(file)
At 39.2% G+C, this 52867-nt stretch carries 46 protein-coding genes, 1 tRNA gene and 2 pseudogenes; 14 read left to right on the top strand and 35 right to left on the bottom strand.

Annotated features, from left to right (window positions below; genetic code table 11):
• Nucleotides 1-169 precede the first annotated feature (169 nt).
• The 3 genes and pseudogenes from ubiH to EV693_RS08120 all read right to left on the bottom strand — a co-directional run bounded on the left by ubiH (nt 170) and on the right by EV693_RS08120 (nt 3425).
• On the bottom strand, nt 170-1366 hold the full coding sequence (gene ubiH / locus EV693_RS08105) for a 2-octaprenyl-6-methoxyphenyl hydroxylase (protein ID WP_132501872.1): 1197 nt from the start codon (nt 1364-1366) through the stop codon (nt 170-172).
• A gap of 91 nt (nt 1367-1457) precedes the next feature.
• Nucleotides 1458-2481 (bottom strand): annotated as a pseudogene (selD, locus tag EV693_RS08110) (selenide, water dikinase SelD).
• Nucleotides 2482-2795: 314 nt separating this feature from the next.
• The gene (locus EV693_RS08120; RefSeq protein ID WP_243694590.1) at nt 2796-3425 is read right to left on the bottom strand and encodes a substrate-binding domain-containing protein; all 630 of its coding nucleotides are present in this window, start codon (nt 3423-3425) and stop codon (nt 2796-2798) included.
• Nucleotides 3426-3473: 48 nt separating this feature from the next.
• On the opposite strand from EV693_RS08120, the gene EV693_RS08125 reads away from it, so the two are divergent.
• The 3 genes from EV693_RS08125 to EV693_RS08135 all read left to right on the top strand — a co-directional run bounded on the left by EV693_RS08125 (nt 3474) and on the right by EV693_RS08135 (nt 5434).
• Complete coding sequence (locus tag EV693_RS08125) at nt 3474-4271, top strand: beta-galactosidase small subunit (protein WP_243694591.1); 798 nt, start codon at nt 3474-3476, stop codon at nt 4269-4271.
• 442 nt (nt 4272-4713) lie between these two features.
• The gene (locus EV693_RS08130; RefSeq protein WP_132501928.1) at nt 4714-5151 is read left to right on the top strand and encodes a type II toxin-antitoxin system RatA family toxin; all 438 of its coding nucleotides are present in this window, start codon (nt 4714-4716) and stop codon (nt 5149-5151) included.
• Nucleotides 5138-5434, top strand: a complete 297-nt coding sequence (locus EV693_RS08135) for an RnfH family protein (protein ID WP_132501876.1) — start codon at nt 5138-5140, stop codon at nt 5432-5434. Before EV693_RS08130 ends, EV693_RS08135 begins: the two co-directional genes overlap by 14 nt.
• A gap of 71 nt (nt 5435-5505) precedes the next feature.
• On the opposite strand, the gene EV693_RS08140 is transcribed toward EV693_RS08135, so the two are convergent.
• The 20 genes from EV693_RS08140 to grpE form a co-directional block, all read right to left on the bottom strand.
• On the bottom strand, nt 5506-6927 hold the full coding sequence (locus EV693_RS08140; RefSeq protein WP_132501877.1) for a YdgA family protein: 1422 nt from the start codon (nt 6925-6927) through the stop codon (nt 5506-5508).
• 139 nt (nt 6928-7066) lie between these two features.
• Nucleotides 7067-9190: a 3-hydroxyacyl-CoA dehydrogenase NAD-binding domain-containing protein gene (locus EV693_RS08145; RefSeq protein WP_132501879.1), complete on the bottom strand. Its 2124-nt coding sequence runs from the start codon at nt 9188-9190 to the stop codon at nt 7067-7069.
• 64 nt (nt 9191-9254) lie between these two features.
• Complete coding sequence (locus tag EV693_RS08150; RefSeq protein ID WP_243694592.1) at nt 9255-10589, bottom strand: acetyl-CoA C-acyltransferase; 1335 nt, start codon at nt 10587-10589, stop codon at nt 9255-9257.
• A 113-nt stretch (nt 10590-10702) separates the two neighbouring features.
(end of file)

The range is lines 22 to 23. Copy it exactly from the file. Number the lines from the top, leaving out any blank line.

• Nucleotides 7067-9190: a 3-hydroxyacyl-CoA dehydrogenase NAD-binding domain-containing protein gene (locus EV693_RS08145; RefSeq protein WP_132501879.1), complete on the bottom strand. Its 2124-nt coding sequence runs from the start codon at nt 9188-9190 to the stop codon at nt 7067-7069.
• 64 nt (nt 9191-9254) lie between these two features.